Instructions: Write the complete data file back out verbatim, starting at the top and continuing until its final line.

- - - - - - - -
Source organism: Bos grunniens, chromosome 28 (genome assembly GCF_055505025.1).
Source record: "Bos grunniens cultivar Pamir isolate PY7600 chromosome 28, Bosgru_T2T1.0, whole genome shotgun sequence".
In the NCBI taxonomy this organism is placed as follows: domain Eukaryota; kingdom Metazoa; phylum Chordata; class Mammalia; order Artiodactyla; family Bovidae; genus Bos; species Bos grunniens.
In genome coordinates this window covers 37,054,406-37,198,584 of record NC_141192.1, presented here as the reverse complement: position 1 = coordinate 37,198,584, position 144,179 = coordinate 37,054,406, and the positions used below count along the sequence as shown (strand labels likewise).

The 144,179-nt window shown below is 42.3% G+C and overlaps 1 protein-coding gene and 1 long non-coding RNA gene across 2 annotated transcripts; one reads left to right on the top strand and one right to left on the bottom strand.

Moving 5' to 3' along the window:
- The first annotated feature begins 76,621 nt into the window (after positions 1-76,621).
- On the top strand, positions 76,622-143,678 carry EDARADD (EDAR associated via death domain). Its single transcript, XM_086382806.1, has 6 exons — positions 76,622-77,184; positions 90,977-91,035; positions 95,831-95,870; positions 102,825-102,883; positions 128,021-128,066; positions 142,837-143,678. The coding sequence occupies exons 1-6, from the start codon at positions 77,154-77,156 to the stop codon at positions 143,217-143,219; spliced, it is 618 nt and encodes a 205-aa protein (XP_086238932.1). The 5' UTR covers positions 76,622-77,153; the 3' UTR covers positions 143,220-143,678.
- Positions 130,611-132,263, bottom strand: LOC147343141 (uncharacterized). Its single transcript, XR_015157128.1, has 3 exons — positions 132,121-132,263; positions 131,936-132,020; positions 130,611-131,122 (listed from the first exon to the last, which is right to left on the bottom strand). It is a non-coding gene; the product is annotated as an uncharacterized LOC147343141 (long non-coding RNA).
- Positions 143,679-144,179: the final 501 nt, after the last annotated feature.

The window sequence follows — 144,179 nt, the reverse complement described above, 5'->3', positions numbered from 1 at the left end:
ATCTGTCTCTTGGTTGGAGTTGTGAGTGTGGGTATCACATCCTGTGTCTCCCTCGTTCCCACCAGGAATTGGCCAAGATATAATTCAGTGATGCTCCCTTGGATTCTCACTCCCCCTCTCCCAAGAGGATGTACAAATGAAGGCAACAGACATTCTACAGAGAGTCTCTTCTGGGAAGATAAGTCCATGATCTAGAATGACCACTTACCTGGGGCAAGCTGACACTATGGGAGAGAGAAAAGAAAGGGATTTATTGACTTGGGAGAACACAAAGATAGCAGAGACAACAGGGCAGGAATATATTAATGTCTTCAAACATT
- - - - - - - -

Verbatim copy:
Source organism: Bos grunniens, chromosome 28 (genome assembly GCF_055505025.1).
Source record: "Bos grunniens cultivar Pamir isolate PY7600 chromosome 28, Bosgru_T2T1.0, whole genome shotgun sequence".
In the NCBI taxonomy this organism is placed as follows: domain Eukaryota; kingdom Metazoa; phylum Chordata; class Mammalia; order Artiodactyla; family Bovidae; genus Bos; species Bos grunniens.
In genome coordinates this window covers 37,054,406-37,198,584 of record NC_141192.1, presented here as the reverse complement: position 1 = coordinate 37,198,584, position 144,179 = coordinate 37,054,406, and the positions used below count along the sequence as shown (strand labels likewise).

The 144,179-nt window shown below is 42.3% G+C and overlaps 1 protein-coding gene and 1 long non-coding RNA gene across 2 annotated transcripts; one reads left to right on the top strand and one right to left on the bottom strand.

Moving 5' to 3' along the window:
- The first annotated feature begins 76,621 nt into the window (after positions 1-76,621).
- On the top strand, positions 76,622-143,678 carry EDARADD (EDAR associated via death domain). Its single transcript, XM_086382806.1, has 6 exons — positions 76,622-77,184; positions 90,977-91,035; positions 95,831-95,870; positions 102,825-102,883; positions 128,021-128,066; positions 142,837-143,678. The coding sequence occupies exons 1-6, from the start codon at positions 77,154-77,156 to the stop codon at positions 143,217-143,219; spliced, it is 618 nt and encodes a 205-aa protein (XP_086238932.1). The 5' UTR covers positions 76,622-77,153; the 3' UTR covers positions 143,220-143,678.
- Positions 130,611-132,263, bottom strand: LOC147343141 (uncharacterized). Its single transcript, XR_015157128.1, has 3 exons — positions 132,121-132,263; positions 131,936-132,020; positions 130,611-131,122 (listed from the first exon to the last, which is right to left on the bottom strand). It is a non-coding gene; the product is annotated as an uncharacterized LOC147343141 (long non-coding RNA).
- Positions 143,679-144,179: the final 501 nt, after the last annotated feature.

The window sequence follows — 144,179 nt, the reverse complement described above, 5'->3', positions numbered from 1 at the left end:
ATCTGTCTCTTGGTTGGAGTTGTGAGTGTGGGTATCACATCCTGTGTCTCCCTCGTTCCCACCAGGAATTGGCCAAGATATAATTCAGTGATGCTCCCTTGGATTCTCACTCCCCCTCTCCCAAGAGGATGTACAAATGAAGGCAACAGACATTCTACAGAGAGTCTCTTCTGGGAAGATAAGTCCATGATCTAGAATGACCACTTACCTGGGGCAAGCTGACACTATGGGAGAGAGAAAAGAAAGGGATTTATTGACTTGGGAGAACACAAAGATAGCAGAGACAACAGGGCAGGAATATATTAATGTCTTCAAACATT